The Celtics have battled injuries and age-related player declines this season but, nevertheless, it was a bit of surprise that Boston won "only" 50 games. That's not nearly surprising as the season put up by the Celtics' first-round opponent. The Miami Heat were playing a season in limbo--most of the current roster will be gone after the next free-agent spree. Yet, the Heat managed to smooth out the ups and downs of an inconsistent campaign and finish with 47 wins. Now, these two teams hook up in a playoff series that may be much more even than most people realize.
The Heat lost in seven games to Atlanta in the first round last season, while the Celtics needed seven games in the first round to dispatch of Chicago. This could be a long series. The Celtics will have all their weapons on the floor, but the Big Three has lost some luster. Paul Pierce was as good as ever when he played, but missed 11 games. He finished strong after injuries wrecked his production in February. Ray Allen can still shoot the rock, but his ability to create his own offense has eroded. Kevin Garnett missed 13 games and played limited minutes when he did play, but it doesn't look like he's going to regain the athleticism he had when he first joined the Celtics. As for the player that was supposed to allow Garnett to play fewer minutes without any falloff--Rasheed Wallace--he looked like a player entering the final phase of his career. For much of the season, 'Sheed was simply a big spot-up shooter, and not a very good one.
Miami boasts the best player on either team in Dwyane Wade. Boston doesn't have anyone that can slow Wade individually, but as a team, Boston does a very good job of forcing opponents to do things they don't want to do. However, during the last few weeks of the season, the Celtics showed a tendency to allow the best player on opposing teams to produce at an even higher-than-normal level. They can't let that happen against Wade.
The Celtics won all three matchups in the regular season, but all three games were close and one went to overtime. Look for a lot more games like that in this intriguing series.
WHEN THE CELTICS HAVE THE BALL
Pace: 89.4 (22nd NBA)
Boston's Offensive Rating: 110.8 (12th)
Miami's Defensive Rating: 105.9 (4th)
Points will be at a premium in this matchup of two of the league's top-five defensive teams. In the three previous meetings between the teams, the Celtics actually scored with aplomb, but those games all were played before the All-Star break. The Heat defense has been one of the NBA's toughest units over the last six weeks of the season.
The Heat do a terrific job of shutting down the lane. Only Oklahoma City blocked a higher percentage of opponents' shots and only Orlando allowed a lower eFG%. The Heat pressure the perimeter, don't allow three-point looks and do a good job on the defensive glass. Joel Anthony, Udonis Haslem, Jamaal Magliore and Jermaine O'Neal combine to form one of the league's better interior defense units. The Celtics' excellent ball movement resulted in an attack that posted the league's second-best percentage at the rim, but that advantage could be mitigated by the Heat's ability to close off the lane without fouling.
Pierce will be huge in this series. He's got to be the offensive catalyst for the Celtics, because this isn't a great matchup for Garnett or Allen, who must butt heads with Wade. Pierce's ability to get to the line and create opportunities for his teammates will keep Boston's offense humming. So will Rajon Rondo's ability to push the ball down the floor. The Celtics' second unit, which includes Marquis Daniels, Glen Davis and Nate Robinson, needs to help increase the tempo, perhaps a little bit faster than the Celtics are accustomed to playing at. Boston does not want to get into a halfcourt, slug-it-out fest against the Heat.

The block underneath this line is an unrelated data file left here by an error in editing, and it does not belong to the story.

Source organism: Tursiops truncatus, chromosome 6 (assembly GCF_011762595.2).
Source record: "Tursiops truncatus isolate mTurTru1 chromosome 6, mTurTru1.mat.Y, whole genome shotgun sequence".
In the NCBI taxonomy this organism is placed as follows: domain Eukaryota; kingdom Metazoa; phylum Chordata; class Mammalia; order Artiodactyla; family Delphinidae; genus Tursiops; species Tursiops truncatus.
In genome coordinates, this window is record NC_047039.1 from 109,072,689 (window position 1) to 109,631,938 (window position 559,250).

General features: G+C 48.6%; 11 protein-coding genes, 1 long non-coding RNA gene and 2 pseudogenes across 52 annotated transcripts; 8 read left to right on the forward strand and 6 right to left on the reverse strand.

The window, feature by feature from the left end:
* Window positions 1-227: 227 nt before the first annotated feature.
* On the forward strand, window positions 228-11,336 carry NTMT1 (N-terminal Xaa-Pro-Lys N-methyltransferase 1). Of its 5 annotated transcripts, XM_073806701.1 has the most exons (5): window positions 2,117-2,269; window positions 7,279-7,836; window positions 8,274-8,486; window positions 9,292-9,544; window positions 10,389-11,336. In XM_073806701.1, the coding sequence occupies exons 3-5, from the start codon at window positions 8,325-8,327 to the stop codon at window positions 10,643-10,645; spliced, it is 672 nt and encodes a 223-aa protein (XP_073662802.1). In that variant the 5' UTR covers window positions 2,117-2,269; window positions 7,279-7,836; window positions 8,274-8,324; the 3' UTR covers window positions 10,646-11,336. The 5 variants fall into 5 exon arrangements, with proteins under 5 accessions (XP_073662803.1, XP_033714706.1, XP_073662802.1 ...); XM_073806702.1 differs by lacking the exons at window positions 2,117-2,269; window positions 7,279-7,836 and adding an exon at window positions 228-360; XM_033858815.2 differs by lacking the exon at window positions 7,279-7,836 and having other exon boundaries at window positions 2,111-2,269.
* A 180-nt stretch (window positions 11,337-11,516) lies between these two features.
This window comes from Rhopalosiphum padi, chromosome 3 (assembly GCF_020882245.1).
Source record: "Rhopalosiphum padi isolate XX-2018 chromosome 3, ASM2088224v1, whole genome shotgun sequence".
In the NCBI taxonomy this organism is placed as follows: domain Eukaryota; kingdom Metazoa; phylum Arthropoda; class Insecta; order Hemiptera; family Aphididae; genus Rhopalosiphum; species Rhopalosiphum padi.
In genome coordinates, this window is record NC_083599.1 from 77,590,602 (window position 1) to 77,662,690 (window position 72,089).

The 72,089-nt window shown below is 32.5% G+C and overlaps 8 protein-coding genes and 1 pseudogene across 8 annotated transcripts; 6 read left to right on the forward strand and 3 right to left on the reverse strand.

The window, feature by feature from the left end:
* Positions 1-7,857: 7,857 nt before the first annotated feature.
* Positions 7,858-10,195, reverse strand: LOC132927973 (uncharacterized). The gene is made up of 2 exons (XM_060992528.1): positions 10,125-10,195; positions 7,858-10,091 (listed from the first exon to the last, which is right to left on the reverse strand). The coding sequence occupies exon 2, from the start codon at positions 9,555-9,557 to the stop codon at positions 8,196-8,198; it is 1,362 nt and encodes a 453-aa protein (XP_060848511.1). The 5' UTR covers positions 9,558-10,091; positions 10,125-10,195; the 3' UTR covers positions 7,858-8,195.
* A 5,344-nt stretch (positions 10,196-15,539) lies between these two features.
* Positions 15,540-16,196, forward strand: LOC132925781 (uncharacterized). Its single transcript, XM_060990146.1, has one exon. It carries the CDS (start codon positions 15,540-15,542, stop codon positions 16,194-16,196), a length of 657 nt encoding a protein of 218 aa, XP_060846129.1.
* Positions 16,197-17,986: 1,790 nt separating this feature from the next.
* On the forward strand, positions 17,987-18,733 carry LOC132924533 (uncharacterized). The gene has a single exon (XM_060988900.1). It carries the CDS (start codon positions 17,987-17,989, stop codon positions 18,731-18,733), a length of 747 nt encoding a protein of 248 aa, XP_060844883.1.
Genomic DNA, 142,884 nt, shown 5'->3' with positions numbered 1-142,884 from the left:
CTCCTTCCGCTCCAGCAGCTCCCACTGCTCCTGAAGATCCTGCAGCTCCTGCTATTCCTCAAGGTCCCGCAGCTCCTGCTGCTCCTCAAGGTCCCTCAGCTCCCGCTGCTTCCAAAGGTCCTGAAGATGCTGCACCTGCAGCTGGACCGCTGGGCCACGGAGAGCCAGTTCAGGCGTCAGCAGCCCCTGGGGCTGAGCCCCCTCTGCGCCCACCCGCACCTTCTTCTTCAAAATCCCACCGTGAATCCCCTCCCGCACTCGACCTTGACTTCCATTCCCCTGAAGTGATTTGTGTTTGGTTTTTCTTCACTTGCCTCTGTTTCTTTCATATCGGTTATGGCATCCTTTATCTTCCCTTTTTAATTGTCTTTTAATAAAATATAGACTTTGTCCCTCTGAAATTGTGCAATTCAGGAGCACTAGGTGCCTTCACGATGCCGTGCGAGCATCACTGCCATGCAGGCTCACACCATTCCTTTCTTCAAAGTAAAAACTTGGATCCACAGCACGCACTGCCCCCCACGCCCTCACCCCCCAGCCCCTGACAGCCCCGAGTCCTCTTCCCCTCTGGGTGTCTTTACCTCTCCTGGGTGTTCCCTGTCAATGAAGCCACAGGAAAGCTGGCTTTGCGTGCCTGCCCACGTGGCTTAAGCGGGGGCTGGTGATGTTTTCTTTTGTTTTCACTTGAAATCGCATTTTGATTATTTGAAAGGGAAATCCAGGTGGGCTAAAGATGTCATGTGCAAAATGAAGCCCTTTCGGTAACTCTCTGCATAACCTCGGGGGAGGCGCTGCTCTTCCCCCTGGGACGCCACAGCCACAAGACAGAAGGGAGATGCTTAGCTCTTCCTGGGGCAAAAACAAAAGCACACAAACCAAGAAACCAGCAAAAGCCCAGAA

WHEN THE HEAT HAS THE BALL
Pace: 87.5 (28th NBA)
Miami's Offensive Rating: 109.9 (18th)
Boston's Defensive Rating: 106.0 (5th)
Miami played the same sterling defense all season, but its 18-4 finish was fueled by a gargantuan leap by the team's offense. During the Heat's first 60 games, it averaged 108.6 points per 100 possessions. During its last 22 games, Miami upped that number to an astounding 115.0. That number, extrapolated to a full season, would have marked the Heat as the league's second-best offensive team behind Phoenix.
What the heck happened? The great finish coincided almost exactly with Eric Spoelstra's decision to insert Carlos Arroyo into the starting lineup. Miami also slowed the pace, going from 88.1 possessions per game to 85.8 during the last quarter of its schedule. Dwyane Wade's shooting percentage jumped, as did that of Quentin Richardson. As a squad, the Heat shot the ball better and got to the line more. It wasn't any one thing, just a lot of smaller elements that came together. Maybe it was just getting Rafer Alston off the roster.
Wade averaged 33.7 points on good shooting percentages against Boston. The Celtics will try to force Wade to give up the ball, but every team does that and its easier said than done. However, the Celtics are more defensively sound than most, so Wade will need Richardson, Mario Chalmers, et al, to knock down some shots.
It's very tempting to pick Miami in this series, but we always preach about going with the larger body of evidence. The key may come down to Miami's ability to force turnovers against a Boston offense that commits a lot of them. The Big Three has been pointing towards the playoffs all season and homecourt advantage should be enough to allow the Celtics to advance. But it won't be easy.
Celtics in 7.
Bradford Doolittle is an author of Basketball Prospectus.
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